My thali ($9.99) is way better.

I’m told the fundamental difference between the joint’s north Indian and south Indian thalis is rotis (with the former) and rice (with the latter).

The rice with my south Indian thali is excellent.

It’s basically a pulao studded with nice spud bits. But with its mint, cinnamon and other spices, it comes across as a sort-of vegetable biryani.

The sambol – heavily spiced with corianader – and tomato chutney are as you’d commonly find with a dosa meal and are fine.

The vegetable curry also has potato among the other vegetables. It’s oily and delicious.

The crumbed okra looks like it may an Indian take on the Korean popcorn fried thing.

It’s not – the lady finger pieces are tender and not at all crunchy.

But they’re beaut, packed with okra flavour and go nicely with the really thick dollop of yogurt.

On the basis of this preliminary meal at the brand new Akshaya, I’d caution that spice levels here are high.

Not uncomfortably so for me, but in the above thali only the okra and yogurt escape intense spicing.

Bravo for Akshaya for developing a different angle on what is a very competitive strip.

Akshaya on Urbanspoon







Dinner with Anjum



Books For Cooks dinner with Anjum Anand @ Horn Please, 167 St Georges Road, Fitzroy North. Phone: 9497 8101

Cooks For Books has been hosting dinners for a long time, so I’m not quite sure why this particular gathering sparked my interest.

Perhaps it was down my recent visit to that fine Fitzroy purveyor of fine and foodie reading.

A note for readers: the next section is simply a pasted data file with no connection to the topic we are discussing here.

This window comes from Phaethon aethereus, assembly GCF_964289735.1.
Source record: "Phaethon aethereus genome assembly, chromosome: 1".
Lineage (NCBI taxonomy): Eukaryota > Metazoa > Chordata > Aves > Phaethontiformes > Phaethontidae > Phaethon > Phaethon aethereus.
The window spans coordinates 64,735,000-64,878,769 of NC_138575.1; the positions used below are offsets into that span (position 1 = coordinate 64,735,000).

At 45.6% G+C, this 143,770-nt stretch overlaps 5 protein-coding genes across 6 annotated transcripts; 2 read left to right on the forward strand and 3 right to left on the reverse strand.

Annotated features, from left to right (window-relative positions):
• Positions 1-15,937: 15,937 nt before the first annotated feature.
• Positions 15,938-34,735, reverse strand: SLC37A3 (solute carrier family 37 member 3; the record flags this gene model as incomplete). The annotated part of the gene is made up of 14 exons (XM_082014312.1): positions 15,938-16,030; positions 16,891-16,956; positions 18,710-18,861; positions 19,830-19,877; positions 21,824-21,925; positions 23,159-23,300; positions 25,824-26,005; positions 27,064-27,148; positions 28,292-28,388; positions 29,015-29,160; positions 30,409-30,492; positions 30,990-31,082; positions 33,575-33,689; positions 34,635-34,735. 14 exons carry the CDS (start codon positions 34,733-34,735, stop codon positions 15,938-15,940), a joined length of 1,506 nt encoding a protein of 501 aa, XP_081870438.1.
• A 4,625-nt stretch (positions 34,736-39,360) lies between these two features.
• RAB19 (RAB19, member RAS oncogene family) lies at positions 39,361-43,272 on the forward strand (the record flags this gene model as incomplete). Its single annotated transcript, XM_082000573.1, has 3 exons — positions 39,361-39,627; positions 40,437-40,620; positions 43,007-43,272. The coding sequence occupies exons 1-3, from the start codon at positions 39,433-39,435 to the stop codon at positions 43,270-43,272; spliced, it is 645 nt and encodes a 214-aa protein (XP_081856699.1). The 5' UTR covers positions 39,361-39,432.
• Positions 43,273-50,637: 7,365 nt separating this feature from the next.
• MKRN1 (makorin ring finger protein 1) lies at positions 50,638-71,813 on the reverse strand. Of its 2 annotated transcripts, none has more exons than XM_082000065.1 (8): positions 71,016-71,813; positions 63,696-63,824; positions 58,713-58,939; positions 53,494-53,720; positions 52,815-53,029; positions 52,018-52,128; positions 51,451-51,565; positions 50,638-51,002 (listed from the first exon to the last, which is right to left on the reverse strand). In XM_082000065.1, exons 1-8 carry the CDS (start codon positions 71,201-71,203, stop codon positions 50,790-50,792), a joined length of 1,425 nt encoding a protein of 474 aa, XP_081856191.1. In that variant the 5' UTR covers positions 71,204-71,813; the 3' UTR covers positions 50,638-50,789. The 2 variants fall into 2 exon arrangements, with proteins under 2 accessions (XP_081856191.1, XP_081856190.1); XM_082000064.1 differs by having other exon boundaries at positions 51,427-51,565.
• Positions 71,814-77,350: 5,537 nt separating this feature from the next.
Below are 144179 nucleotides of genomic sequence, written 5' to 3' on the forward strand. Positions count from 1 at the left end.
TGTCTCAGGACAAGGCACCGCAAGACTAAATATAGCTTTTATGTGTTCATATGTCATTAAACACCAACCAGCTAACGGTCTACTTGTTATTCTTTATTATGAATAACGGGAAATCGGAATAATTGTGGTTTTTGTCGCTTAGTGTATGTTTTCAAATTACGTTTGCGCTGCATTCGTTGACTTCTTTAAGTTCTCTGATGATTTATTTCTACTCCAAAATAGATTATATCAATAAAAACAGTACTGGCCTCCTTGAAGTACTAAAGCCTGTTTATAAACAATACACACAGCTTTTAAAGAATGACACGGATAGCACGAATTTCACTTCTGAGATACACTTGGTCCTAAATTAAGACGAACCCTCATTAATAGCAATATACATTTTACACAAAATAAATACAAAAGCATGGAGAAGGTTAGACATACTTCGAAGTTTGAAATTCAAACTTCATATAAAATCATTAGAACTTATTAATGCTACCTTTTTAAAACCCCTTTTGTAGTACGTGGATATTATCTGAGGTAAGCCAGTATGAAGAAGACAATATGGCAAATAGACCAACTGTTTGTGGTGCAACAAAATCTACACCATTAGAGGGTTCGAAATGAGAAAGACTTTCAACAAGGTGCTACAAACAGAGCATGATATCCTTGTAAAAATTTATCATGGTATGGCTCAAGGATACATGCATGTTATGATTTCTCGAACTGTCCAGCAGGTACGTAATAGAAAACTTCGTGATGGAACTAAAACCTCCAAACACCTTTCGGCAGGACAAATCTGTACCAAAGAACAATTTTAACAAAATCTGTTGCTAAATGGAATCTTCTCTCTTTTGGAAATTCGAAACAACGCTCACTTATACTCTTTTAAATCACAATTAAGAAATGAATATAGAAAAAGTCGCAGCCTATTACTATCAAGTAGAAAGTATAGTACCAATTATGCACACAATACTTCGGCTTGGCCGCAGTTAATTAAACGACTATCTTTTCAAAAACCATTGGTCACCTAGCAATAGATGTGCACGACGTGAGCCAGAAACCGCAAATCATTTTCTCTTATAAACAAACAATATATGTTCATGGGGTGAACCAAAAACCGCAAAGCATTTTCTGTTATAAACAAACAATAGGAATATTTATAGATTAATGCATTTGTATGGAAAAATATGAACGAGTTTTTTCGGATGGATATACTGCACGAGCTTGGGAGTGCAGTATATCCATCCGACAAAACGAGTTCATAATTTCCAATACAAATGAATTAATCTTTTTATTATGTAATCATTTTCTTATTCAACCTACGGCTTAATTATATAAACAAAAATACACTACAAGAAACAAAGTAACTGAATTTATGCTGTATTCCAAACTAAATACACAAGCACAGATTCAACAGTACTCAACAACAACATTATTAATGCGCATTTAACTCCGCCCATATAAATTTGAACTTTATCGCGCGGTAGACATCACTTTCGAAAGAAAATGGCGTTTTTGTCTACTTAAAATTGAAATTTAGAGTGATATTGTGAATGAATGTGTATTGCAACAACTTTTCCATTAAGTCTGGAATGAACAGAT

And no doubt it was also about seeing what these affairs are about, seeing as they have a resemblance to the ongoing CTS Feasts.

Anyway, in a fit of spontaneous extravagance, I sign up and here I am at a famed North Fitzroy Indian eatery.

Mind you, the price is way steeper than a CTS Feast – all up, just shy of $100, though that does include a copy of Anjum Anand’s latest book, Quick & Easy Indian.

Seems fair enough – and I am happily anticipating some fine food being eaten and good luck in the lottery of dining companions.

I estimate the dinner is attended by more than 80 guests, including a top table with the author and a bunch of representatives of the retail book business.

I strike it very lucky in regards to company.


On my right are Paul, his niece Laura (both pictured above) and wife Gail.

They’re from the Moonee Ponds/Essendon area and Paul turns out to be as mad a foodie as I’ve ever come across.

We have a fine old time swapping opinions and tips as the night unfolds.

The noise levels are high and the situation challenging in terms of photography.

So much so that in a technical glitch (i.e. operator incompetence), I fail to successfully snap the lovely company on my right – Gail, Angela and their party. Sorry ’bout that!

Likewise, I cannot provide photographic documentation of the lovely entrees (see menu below).

By common accord, though, the “tandoori salmon papadum taco”, with its tangy dressing and beaut fish, is a big hit.


No so much problem with the mains – and very good they are, too, though the butternut squash curry screams “pumpkin” to me, so I mostly go without.

Best of all is a mildly spiced but incredibly rich and flavoursome fish curry (on the right, above).


Before dessert, Tim hosts question session for Anjum, asking several himself and taking several from the guests, including one from yours truly about salt and its relationship to Indian cooking.


Dessert – cardamom, honey and pistachio kulfi on wooden skewers – is mindblowingly fantastic.

So rich and creamy, so alive with powerful, almost overwhelming cardamom flavour!

None of Anjum’s previous books are among my modest collection of Indian cookbooks and she is a new author to me.

Quick & Easy Indian is beautiful to read and look at, though it’s far from traditional.

Its recipe line-up, for instance, includes the likes of quick masala dosas using rice paper, ricotta-stuffed aubergines in tomato sauce and a Goan fantasia in the form of chorizo with white beans and greens.